South China Sea
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The USS Barry sailed near the Paracel Islands in the South China Sea on Tuesday. Photo: Getty Images

Chinese military lashes out at American warship’s ‘intrusion’ in South China Sea

  • PLA scrambles air and sea patrols near Paracel Islands in response to what it says is violation of Chinese sovereignty
  • Tensions rise in region, with both countries at odds over handling of the coronavirus pandemic

The Chinese military has accused an American guided-missile destroyer of “intruding into Chinese territory waters” near the Beijing-controlled Paracel Islands, saying the “provocative act” violated Chinese sovereignty.

The People’s Liberation Army’s Southern Theatre Command, which oversees the South China Sea, said the USS Barry destroyer intruded into “waters around the Paracel Islands without permission” on Tuesday, prompting the command to scramble air and sea patrols to “track, monitor, verify, identify and expel” it.

The warning came as Taiwanese media reported that the American vessel sailed through the Taiwan Strait twice in this month, followed both times by PLA warships.

“These provocative acts by the US side … have seriously violated China’s sovereignty and security interests, deliberately increased regional security risks and could easily trigger an unexpected incident,” a statement posted on the military unit’s WeChat social media account quoted Li Huamin, a command spokesman, as saying.

“[The acts] were incompatible with the current atmosphere as the international community is fighting pandemic … as well as the regional peace and stability.”

The Paracel Islands, known as the Xisha Islands in China and the Hoang Sa Archipelago in Vietnam, are a group of more than 30 islands in the South China Sea located between the coastlines of Vietnam and China. They are controlled by Beijing but also claimed by Taipei and Hanoi.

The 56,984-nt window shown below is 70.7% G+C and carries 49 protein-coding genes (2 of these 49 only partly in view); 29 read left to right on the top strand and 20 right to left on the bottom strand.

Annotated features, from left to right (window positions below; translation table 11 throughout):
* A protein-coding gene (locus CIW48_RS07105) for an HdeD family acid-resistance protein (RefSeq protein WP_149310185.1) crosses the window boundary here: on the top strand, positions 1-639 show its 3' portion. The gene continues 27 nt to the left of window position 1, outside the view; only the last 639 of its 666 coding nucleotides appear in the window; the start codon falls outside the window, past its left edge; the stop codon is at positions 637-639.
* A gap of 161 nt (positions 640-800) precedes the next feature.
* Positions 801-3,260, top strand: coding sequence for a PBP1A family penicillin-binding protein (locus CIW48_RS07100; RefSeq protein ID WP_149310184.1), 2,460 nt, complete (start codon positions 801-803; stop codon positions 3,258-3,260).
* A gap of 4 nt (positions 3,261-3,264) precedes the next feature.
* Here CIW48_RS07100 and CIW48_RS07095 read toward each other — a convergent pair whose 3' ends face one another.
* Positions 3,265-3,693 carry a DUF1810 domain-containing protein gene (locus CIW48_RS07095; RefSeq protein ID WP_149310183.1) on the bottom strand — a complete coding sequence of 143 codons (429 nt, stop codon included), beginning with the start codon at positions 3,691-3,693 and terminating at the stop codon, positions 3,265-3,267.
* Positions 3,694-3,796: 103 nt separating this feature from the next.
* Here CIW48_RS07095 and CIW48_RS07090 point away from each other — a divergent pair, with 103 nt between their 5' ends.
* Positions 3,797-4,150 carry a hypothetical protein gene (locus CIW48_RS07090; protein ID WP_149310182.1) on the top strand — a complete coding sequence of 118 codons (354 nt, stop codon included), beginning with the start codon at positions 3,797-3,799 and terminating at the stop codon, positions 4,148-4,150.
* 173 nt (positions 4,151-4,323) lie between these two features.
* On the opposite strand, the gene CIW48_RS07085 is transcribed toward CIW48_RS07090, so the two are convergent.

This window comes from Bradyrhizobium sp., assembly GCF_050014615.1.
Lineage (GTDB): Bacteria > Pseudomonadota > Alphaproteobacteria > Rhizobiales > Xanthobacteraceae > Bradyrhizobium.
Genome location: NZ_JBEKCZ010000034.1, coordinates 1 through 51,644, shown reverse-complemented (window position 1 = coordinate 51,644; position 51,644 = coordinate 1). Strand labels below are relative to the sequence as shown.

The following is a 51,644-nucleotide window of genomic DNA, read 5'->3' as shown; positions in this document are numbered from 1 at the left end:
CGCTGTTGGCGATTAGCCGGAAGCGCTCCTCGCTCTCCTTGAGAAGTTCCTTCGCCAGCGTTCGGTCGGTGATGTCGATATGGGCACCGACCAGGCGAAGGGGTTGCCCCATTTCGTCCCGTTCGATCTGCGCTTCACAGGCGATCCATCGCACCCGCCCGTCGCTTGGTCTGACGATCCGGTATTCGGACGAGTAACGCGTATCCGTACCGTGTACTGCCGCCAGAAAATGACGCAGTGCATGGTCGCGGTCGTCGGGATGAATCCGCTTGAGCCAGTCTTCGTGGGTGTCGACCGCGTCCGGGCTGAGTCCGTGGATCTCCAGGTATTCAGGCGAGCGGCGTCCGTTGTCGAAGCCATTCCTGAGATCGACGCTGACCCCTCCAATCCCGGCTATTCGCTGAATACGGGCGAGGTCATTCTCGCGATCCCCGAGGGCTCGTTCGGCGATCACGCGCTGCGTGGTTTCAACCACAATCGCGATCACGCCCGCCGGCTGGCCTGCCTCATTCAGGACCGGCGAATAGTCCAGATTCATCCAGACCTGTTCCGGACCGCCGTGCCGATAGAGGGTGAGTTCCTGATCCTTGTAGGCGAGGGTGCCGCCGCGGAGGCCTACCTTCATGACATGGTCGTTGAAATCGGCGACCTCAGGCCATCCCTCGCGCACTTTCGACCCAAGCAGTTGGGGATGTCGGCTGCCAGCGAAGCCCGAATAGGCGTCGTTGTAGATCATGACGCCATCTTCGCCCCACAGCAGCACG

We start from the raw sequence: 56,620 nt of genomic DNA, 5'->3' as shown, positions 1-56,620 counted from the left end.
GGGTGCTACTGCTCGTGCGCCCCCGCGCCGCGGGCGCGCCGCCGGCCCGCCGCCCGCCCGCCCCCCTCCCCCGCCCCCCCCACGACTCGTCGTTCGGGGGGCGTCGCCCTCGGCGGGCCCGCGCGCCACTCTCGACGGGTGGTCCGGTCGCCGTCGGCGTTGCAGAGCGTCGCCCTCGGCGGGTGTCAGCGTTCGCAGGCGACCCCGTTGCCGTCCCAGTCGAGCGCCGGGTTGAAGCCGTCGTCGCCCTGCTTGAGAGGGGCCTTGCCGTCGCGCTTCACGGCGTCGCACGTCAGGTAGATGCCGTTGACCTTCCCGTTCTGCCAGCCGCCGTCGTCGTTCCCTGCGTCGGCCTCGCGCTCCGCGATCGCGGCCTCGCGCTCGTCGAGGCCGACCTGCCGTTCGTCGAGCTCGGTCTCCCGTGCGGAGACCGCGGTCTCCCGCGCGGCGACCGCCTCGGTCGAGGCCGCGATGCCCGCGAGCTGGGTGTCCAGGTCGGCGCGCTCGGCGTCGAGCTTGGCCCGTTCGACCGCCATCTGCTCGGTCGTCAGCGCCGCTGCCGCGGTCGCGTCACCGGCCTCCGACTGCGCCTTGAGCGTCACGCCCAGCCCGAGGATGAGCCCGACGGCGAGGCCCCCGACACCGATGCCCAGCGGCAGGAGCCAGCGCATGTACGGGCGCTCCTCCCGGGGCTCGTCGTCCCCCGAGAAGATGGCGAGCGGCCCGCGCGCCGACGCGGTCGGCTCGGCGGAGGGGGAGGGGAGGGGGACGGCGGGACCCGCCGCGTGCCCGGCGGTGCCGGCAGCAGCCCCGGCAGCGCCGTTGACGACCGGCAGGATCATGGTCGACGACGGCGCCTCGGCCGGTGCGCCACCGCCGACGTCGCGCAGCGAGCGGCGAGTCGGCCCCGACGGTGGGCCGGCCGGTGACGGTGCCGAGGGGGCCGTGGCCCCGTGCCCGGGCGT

In January, Li also lashed out at the US for “deliberate provocations” during the Lunar New Year holiday after the USS Montgomery littoral combat ship passed by the Spratly Islands, also in the South China Sea.

Beijing seeks boost for armed police, coastguard as tensions rise in South China Sea

China claims almost all of the South China Sea, waters where Vietnam, Brunei, Malaysia, the Philippines and Indonesia also have claims.

Tensions in the region have worsened in the last month with a war of words between Beijing and Washington over the coronavirus pandemic.

In the exchanges, US Defence Secretary Mark Esper criticised Beijing of failing to share information about the pandemic while Beijing accused Washington of dismissing China’s efforts to control the contagion.

Rather than joining forces to contain the pandemic, both sides have increased their military presence in the Taiwan Strait, as well as the South and East China seas.

On April 22, the Yokosuka-based USS Barry transited the Taiwan Strait before heading to the South China Sea. A day later, the PLA’s aircraft carrier, the Liaoning, led its strike group through the strait.